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A Four-Diode Full-Wave Ionic Current Rectifier Based on Bipolar Membranes: Overcoming the Limit of Electrode Capacity
Linköping University, Department of Science and Technology, Physics and Electronics. Linköping University, The Institute of Technology. (Laboratory of Organic Electronics)ORCID iD: 0000-0002-0302-226X
Linköping University, Department of Science and Technology, Physics and Electronics. Linköping University, The Institute of Technology. (Laboratory of Organic Electronics)
Linköping University, Department of Science and Technology, Physics and Electronics. Linköping University, The Institute of Technology. (Laboratory of Organic Electronics)ORCID iD: 0000-0002-9845-446X
Linköping University, Department of Science and Technology, Physics and Electronics. Linköping University, The Institute of Technology. (Laboratory of Organic Electronics)ORCID iD: 0000-0002-2799-3490
Show others and affiliations
2014 (English)In: Advanced Materials, ISSN 0935-9648, E-ISSN 1521-4095, Vol. 26, no 30, 5143-5147 p.Article in journal (Refereed) Published
Abstract [en]

Full-wave rectification of ionic currents is obtained by constructing the typical four-diode bridge out of ion conducting bipolar membranes. Together with conjugated polymer electrodes addressed with alternating current, the bridge allows for generation of a controlled ionic direct current for extended periods of time without the production of toxic species or gas typically arising from electrode side-reactions.

Place, publisher, year, edition, pages
Wiley-VCH Verlagsgesellschaft, 2014. Vol. 26, no 30, 5143-5147 p.
Keyword [en]
bioelectronics, ionics, ion transport, bipolar membranes, conjugated polymer electrodes
National Category
Other Electrical Engineering, Electronic Engineering, Information Engineering Polymer Technologies
Identifiers
URN: urn:nbn:se:liu:diva-110403DOI: 10.1002/adma.201401258ISI: 000340546300010PubMedID: 24863171OAI: oai:DiVA.org:liu-110403DiVA: diva2:745452
Funder
Vinnova, 2010–00507EU, FP7, Seventh Framework Programme, iONE-FP7Swedish Research Council, 621–2011–3517EU, FP7, Seventh Framework Programme, OrgBIO
Available from: 2014-09-10 Created: 2014-09-10 Last updated: 2017-12-05Bibliographically approved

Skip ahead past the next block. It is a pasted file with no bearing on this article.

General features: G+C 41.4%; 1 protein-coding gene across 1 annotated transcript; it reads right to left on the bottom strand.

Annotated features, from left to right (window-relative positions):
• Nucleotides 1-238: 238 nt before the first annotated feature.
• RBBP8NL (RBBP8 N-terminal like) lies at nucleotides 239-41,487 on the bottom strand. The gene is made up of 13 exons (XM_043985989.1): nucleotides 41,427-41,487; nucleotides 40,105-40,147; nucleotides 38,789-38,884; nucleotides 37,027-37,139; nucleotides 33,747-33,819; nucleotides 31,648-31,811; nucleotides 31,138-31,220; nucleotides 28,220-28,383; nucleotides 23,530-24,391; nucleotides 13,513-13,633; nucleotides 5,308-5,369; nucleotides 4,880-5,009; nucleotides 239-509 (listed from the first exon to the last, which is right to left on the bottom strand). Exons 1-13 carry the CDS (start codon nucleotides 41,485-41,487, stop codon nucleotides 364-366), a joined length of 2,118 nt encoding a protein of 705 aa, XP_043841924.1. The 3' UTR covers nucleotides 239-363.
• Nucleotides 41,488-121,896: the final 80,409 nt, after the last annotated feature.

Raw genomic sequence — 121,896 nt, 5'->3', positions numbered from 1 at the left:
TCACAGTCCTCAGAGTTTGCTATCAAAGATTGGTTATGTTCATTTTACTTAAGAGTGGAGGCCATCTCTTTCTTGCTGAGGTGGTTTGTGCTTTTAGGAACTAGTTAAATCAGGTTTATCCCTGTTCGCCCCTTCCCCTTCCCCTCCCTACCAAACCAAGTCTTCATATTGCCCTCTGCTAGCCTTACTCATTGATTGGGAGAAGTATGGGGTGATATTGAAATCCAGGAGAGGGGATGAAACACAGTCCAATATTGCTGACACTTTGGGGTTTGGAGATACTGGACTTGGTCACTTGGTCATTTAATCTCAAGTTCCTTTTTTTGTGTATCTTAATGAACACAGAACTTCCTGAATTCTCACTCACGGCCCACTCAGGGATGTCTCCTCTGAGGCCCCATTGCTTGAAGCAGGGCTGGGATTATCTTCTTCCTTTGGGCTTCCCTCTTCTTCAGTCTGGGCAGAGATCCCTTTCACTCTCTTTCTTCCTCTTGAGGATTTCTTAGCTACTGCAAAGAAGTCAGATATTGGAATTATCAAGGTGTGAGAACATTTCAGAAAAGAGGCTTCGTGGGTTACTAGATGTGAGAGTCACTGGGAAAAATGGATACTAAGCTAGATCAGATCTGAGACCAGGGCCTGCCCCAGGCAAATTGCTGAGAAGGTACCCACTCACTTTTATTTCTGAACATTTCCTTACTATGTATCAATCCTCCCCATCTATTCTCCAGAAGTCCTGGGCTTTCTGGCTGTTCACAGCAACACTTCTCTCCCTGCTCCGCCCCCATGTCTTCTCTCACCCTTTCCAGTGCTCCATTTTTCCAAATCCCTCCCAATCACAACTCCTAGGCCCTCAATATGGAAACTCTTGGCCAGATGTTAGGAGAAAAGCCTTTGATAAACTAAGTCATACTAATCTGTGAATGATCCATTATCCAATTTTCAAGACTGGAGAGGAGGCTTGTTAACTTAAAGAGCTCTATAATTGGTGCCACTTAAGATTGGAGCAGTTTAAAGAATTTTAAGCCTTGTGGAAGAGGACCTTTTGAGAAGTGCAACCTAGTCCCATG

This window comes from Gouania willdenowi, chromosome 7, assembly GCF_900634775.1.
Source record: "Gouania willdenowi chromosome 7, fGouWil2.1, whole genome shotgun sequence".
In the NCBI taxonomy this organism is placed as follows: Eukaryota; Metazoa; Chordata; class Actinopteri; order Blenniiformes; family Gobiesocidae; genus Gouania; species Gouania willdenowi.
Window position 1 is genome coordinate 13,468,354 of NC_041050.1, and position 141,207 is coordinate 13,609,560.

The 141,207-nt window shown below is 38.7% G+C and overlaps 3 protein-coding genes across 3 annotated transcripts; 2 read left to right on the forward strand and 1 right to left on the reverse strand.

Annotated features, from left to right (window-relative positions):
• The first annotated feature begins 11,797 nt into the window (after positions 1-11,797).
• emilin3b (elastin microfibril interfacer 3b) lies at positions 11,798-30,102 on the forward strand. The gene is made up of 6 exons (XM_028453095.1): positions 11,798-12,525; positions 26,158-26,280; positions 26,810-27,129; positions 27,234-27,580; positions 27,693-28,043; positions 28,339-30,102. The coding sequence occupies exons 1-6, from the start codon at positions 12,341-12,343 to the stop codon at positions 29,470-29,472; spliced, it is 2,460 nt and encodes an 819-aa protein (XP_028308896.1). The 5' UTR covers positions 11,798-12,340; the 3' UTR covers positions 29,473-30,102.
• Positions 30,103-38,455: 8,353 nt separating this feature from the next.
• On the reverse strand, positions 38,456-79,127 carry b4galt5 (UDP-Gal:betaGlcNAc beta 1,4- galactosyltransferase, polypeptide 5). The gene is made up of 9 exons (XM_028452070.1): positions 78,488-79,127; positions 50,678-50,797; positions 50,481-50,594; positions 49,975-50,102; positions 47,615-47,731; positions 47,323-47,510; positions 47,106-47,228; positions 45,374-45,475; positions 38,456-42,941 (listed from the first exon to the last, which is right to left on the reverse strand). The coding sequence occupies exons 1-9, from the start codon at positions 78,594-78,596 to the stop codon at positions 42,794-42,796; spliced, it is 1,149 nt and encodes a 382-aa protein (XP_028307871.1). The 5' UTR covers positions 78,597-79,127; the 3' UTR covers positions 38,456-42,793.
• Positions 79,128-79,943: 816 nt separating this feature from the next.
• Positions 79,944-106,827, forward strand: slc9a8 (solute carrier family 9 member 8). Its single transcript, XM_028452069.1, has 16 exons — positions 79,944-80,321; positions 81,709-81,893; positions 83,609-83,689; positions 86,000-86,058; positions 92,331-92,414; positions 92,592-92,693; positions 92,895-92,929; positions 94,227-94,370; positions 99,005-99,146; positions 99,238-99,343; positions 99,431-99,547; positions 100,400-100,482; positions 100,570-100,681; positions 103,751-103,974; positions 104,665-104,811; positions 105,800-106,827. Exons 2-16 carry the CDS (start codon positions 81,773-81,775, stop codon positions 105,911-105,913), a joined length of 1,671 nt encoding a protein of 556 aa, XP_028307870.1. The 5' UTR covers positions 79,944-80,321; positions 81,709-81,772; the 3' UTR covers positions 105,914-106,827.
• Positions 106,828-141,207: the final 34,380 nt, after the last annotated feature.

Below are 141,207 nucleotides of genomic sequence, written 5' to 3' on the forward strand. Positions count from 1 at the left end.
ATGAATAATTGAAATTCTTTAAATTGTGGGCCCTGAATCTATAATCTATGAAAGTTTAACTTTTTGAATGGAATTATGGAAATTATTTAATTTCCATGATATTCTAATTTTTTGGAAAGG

In thesis
1. Monopolar and Bipolar Membranes in Organic Bioelectronic Devices
Open this publication in new window or tab >>Monopolar and Bipolar Membranes in Organic Bioelectronic Devices
2014 (English)Doctoral thesis, comprehensive summary (Other academic)
Abstract [en]

In the 1970s it was discovered that organic polymers, a class of materials otherwise best know as insulating plastics, could be made electronically conductive. As an alternative to silicon semiconductors, organic polymers offer many novel features, characteristics, and opportunities, such as producing electronics at low costs using printing techniques, using organic chemistry to tune optical and electronic properties, and mechanical flexibility. The conducting organic polymers have been used in a vast array of devices, exemplified by organic transistors, light-emitting diodes, and solar cells. Due to their softness, biocompatibility, and combined electronic and ionic transport, organic electronic materials are also well suited as the active material in bioelectronic applications, a scientific and engineering area in which electronics interface with biology. The coupling of ions and electrons is especially interesting, as ions serve as signal carriers in all living organisms, thus offering a direct translation of electronic and ionic signals. To further enable complex control of ionic fluxes, organic electronic materials can be integrated with various ionic components, such as ion-conducting diodes and transistors.

This thesis reports a background to the field of organic bioelectronic and ionic devices, and also presents the integration of ionic functions into organic bioelectronic devices. First, an electrophoretic drug delivery device is presented, capable of delivering ions at high spatiotemporal resolution. The device, called the organic electronic ion pump, is used to electronically control amyloid-like aggregation kinetics and morphology of peptides, and offers an interesting method for studying amyloids in vitro. Second, various ion-conducting diodes based on bipolar membranes are described. These diodes show high rectification ratio, i.e. conduct ions better for positive than for negative applied voltage. Simple ion diode based circuits, such as an AND gate and a full-wave rectifier, are also reported. The AND gate is intended as an addressable pH pixel to regulate for example amyloid aggregation, while the full-wave rectifier decouples the electrochemical capacity of an electrode from the amount of ionic charge it can generate. Third, an ion transistor, also based on bipolar membranes, is presented. This transistor can amplify and control ionic currents, and is suitable for building complex ionic logic circuits. Together, these results provide a basic toolbox of ionic components that is suitable for building more complex and/or implantable organic bioelectronic devices.

Place, publisher, year, edition, pages
Linköping: Linköping University Electronic Press, 2014. 76 p.
Series
Linköping Studies in Science and Technology. Dissertations, ISSN 0345-7524 ; 1620
Keyword
bioelectronics, ionic, ion transport;bipolar membrane, conjugated polymer, amyloid, self-assembly
National Category
Other Electrical Engineering, Electronic Engineering, Information Engineering
Identifiers
urn:nbn:se:liu:diva-110406 (URN)10.3384/diss.diva-110406 (DOI)978-91-7519-244-4 (ISBN)
Public defence
2014-10-10, K2, Kåkenhus, Campus Norrköping, Linköpings Universitet, Norrköping, 10:00 (English)
Opponent
Supervisors
Available from: 2014-09-10 Created: 2014-09-10 Last updated: 2017-02-03Bibliographically approved

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